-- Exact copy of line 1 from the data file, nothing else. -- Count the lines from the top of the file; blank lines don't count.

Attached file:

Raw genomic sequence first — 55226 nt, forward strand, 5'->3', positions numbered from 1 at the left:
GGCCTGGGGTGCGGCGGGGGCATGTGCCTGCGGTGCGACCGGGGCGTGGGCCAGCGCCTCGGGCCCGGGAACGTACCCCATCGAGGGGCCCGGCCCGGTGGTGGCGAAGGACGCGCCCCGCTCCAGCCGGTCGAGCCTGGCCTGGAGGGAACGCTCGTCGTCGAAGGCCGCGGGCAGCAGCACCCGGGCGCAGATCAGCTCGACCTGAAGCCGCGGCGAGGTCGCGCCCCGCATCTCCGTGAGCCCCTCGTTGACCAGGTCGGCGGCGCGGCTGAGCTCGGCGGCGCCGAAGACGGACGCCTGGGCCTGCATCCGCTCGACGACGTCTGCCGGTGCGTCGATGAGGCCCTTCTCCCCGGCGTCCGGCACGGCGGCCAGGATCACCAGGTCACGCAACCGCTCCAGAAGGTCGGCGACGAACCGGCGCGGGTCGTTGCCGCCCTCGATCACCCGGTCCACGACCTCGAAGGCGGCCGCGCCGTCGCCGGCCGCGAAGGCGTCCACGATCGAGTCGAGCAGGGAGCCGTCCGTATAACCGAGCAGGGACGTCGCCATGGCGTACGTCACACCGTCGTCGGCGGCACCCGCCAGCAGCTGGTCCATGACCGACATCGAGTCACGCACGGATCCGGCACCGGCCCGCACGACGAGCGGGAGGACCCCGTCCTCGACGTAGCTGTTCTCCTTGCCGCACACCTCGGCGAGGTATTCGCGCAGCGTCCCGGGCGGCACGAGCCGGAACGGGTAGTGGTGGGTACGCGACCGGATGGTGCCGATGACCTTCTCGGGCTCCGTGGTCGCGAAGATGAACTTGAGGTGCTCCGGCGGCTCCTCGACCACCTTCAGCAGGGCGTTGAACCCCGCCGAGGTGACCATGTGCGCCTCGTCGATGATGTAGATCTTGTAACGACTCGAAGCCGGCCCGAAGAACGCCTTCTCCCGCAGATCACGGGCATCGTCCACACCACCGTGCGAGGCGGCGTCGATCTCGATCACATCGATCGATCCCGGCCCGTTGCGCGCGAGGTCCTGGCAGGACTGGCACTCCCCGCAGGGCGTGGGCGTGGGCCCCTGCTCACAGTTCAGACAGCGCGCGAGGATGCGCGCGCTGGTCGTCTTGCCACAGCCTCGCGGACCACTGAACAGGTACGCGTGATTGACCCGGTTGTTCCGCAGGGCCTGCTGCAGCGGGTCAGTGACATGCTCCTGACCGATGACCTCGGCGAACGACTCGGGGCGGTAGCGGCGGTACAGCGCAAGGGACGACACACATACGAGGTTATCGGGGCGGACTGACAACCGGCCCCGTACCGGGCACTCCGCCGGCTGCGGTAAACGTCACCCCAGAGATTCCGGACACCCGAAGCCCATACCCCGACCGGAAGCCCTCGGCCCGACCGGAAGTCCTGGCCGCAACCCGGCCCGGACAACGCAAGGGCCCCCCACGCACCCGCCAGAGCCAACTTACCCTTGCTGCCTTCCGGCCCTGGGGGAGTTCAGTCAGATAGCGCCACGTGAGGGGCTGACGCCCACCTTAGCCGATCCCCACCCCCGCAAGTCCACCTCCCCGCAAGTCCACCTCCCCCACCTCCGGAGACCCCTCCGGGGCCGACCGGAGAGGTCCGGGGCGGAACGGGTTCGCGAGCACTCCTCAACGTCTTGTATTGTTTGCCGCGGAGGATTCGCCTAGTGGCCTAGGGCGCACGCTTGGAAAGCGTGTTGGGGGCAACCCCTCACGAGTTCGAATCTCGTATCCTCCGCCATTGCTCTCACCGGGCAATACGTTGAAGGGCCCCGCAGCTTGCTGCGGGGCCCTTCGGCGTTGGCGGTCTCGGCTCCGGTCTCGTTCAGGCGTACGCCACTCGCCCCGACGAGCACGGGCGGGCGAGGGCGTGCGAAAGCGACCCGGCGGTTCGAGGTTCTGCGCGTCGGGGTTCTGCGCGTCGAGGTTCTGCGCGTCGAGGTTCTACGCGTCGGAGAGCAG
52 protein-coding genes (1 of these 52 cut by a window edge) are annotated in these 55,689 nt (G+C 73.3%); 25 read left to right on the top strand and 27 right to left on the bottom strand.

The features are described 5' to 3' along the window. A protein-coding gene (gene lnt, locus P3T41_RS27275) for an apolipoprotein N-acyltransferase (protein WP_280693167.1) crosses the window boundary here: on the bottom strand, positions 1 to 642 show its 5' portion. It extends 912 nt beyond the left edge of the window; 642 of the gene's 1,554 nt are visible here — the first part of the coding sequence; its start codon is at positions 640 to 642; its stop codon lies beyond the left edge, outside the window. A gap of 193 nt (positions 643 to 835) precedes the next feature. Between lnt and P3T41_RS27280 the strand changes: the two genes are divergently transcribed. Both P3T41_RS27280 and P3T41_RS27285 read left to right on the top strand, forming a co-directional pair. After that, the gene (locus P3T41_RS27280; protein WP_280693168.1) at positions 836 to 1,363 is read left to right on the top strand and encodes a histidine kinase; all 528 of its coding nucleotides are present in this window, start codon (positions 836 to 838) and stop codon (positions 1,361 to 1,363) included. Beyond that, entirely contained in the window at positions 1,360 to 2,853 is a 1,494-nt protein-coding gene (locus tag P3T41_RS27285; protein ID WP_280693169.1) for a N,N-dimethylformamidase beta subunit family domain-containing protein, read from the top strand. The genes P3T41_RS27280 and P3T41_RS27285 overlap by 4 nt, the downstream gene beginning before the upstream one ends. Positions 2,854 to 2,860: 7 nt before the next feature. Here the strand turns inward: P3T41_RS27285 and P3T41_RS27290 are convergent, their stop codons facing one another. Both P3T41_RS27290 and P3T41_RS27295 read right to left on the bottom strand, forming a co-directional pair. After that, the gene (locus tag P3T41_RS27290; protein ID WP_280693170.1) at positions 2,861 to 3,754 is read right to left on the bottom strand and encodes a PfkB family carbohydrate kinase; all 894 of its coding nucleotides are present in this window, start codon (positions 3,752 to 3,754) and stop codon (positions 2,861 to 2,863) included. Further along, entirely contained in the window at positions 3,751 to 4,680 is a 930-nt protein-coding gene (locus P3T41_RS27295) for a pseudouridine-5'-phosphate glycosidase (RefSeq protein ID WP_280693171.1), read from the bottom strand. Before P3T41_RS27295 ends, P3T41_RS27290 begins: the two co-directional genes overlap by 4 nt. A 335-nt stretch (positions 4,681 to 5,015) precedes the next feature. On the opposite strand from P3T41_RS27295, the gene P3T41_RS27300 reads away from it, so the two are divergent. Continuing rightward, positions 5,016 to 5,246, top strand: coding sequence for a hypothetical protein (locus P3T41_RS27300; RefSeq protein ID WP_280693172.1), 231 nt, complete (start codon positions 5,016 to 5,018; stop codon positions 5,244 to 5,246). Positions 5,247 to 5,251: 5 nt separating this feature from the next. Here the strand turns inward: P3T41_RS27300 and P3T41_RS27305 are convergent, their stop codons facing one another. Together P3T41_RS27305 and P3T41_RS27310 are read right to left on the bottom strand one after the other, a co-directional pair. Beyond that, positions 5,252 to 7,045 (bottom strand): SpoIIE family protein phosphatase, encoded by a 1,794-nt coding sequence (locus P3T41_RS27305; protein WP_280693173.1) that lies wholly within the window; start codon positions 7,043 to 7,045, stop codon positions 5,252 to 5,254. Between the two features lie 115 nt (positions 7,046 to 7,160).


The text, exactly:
Raw genomic sequence first — 55226 nt, forward strand, 5'->3', positions numbered from 1 at the left: